I’ve said a couple things about composition in the past, but I’d like to explore the topic in a bit more depth. I carefully consider each one of my compositions, and I think that adds to the strength of my artwork.
Planning out a composition ahead of time helps you to envision the overall picture and keeps you moving in the right direction. This planning stage can be accomplished in many different ways, such as thumbnail sketches, Photoshop, and gestures. I find that thumbnail sketches work well for me. A thumbnail sketch is a small drawing of what you anticipate your end product to look like. I like to do multiple to see what works the best for the piece. When doing these types of sketches, here’s some things to consider:
- Orientation (horizontal or vertical)
- Size/proportion of work surface
- Placement of important elements
- Scale of elements
- Value (light vs. dark areas)
- Line of sight
- Focal point
This is no single formula that works, but the rule of thirds is not a bad place to start. The rule of thirds is the idea of creating a 3 x 3 grid on your work surface and lining up important elements at the intersections of these lines. Even if I don’t always follow the rule of thirds, I like to consider it as an option.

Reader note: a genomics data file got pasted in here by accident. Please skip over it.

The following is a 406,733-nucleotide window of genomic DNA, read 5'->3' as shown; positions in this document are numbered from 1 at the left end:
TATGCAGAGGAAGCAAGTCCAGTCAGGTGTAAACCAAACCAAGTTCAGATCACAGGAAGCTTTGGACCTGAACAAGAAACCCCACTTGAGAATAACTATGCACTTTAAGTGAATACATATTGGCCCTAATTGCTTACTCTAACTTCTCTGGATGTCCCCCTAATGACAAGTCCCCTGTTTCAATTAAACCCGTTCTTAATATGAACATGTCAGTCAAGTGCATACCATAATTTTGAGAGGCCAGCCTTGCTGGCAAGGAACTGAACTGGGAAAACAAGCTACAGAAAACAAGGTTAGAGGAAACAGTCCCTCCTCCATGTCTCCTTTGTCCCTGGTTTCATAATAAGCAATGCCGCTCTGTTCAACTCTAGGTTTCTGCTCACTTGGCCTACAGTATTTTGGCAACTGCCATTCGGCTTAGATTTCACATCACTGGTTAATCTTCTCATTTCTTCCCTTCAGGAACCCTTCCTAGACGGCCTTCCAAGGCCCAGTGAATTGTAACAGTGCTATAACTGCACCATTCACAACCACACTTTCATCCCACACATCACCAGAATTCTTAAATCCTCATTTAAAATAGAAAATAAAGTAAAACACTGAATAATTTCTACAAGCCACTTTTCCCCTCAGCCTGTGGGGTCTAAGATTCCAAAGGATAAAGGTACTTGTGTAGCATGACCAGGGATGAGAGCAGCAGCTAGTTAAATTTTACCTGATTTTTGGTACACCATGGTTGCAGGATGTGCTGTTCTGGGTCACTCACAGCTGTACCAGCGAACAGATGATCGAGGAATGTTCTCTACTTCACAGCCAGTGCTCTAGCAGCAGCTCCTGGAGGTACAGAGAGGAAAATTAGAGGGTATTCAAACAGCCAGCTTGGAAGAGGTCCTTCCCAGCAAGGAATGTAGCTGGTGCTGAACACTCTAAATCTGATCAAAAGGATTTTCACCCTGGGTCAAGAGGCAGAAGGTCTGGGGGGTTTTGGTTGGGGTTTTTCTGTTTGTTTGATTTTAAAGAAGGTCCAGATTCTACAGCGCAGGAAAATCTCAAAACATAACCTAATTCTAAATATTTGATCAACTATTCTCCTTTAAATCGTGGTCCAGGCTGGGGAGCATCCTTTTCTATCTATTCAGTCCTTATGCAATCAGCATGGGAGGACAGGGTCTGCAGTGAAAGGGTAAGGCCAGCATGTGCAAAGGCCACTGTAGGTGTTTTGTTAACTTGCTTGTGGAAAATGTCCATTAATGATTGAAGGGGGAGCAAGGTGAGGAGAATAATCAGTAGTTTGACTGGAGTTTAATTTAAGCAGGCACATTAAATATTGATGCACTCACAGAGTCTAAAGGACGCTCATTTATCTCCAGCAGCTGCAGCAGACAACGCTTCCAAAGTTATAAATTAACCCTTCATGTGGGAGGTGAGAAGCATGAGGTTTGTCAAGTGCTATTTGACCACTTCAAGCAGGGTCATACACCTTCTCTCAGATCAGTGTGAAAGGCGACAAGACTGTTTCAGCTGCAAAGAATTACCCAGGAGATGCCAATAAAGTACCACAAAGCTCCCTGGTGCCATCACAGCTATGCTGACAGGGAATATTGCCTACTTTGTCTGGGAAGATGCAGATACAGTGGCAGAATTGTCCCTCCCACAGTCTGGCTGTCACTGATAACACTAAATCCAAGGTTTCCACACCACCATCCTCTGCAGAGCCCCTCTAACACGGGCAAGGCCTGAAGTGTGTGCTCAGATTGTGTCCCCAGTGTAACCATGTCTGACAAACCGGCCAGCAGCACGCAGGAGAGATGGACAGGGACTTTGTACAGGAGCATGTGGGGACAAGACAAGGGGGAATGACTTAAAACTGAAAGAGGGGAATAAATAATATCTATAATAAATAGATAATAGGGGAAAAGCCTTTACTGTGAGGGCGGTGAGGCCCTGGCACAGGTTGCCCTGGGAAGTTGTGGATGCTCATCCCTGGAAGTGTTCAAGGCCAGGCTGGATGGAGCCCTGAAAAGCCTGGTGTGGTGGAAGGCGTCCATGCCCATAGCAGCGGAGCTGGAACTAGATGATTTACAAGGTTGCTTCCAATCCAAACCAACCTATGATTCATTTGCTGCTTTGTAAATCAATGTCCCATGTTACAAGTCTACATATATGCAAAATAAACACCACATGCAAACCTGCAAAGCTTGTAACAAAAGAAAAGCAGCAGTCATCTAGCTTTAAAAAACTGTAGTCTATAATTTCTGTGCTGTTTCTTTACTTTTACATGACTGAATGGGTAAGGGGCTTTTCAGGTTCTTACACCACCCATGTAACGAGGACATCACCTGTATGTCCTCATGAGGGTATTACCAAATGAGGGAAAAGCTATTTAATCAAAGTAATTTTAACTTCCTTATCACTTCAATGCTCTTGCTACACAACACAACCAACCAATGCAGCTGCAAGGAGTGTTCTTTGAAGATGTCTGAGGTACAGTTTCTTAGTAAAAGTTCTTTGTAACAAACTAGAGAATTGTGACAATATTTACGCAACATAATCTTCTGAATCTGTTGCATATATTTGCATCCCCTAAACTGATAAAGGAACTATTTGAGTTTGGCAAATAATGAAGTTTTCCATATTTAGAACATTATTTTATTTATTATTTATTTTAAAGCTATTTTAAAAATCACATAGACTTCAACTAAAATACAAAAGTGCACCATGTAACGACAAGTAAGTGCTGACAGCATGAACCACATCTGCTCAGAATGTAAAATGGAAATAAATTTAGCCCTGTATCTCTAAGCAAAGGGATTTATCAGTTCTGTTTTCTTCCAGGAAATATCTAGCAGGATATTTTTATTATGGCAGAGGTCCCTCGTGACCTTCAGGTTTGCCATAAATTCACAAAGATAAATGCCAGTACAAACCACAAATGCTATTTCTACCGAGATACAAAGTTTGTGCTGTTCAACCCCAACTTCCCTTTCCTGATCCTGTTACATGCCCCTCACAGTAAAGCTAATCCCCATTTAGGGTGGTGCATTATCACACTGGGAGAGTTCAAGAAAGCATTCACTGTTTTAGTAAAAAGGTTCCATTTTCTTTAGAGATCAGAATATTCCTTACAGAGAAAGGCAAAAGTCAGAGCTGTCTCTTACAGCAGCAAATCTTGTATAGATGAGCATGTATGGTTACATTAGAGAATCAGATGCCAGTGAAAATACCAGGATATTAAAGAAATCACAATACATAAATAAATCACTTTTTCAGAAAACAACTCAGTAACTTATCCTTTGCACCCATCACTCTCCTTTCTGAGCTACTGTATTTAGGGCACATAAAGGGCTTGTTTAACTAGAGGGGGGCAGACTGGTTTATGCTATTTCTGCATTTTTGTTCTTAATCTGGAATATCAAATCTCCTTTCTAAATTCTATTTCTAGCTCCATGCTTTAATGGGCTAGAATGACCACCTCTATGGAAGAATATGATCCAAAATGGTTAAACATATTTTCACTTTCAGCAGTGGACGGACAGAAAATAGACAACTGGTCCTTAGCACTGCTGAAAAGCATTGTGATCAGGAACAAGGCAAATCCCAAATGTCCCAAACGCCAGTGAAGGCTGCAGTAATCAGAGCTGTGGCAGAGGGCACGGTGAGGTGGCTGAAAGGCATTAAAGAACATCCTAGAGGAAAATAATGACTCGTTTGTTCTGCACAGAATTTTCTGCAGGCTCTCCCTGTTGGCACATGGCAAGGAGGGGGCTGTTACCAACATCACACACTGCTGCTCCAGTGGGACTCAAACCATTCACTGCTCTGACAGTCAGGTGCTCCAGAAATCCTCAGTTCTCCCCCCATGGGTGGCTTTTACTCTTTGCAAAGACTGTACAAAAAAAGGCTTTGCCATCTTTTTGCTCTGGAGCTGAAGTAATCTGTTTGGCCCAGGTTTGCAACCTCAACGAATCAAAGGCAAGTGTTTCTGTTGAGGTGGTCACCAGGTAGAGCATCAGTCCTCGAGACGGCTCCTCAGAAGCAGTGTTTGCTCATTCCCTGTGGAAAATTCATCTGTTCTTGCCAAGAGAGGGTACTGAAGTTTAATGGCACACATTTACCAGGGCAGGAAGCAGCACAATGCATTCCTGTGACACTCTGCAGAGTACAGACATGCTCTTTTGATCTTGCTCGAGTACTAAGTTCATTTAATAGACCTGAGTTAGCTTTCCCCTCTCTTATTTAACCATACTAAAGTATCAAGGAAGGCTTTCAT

Another thing that can help to figure out a good composition is considering artworks that you like and what makes those compositions good. Do you prefer when the subject is centered or off to one side? Do you like paintings that are symmetrical or asymmetrical? Dark palettes or light palettes? This is one of the reasons that art history is such an integral part of a fine art degree. When you are exposed to a lot of different art in different time periods all over the world, you can find out what you like and use that in your own work.
In addition to thumbnail sketches, I also like to plan out my compositions digitally. Photoshop helps me to easily change the scale of elements and move things around until I find out what works best. I can do everything at the scale of my paper and then simply print it out, transfer it, and start working. It’s an easy way around the grid method, which is not a bad method, it’s just a bit more time consuming.
If you prefer to work more spontaneously, a gesture is another good way to plan out a composition. This is how I approach composition when doing a drawing from life. A gesture is a very quick drawing that captures the most basic things about your subject. Think about angles and big shapes, work light and loose. Because this is such a short drawing (1-2 minutes typically), you are less attached to it and can erase and redraw it easily in order to place it how you want. As a figure drawing instructor, I also have my students start with a gesture, because there is nothing worse than spending an hour on a figure drawing and realizing the foot is getting cut off by the edge of the paper.
Artists work in many different ways, but I think most consider composition in one way or another. With your compositional choices, you have control over what the viewer is drawn to in your piece and even what feelings may come about as a result. In this way, composition is crucial to creating meaning in your artwork.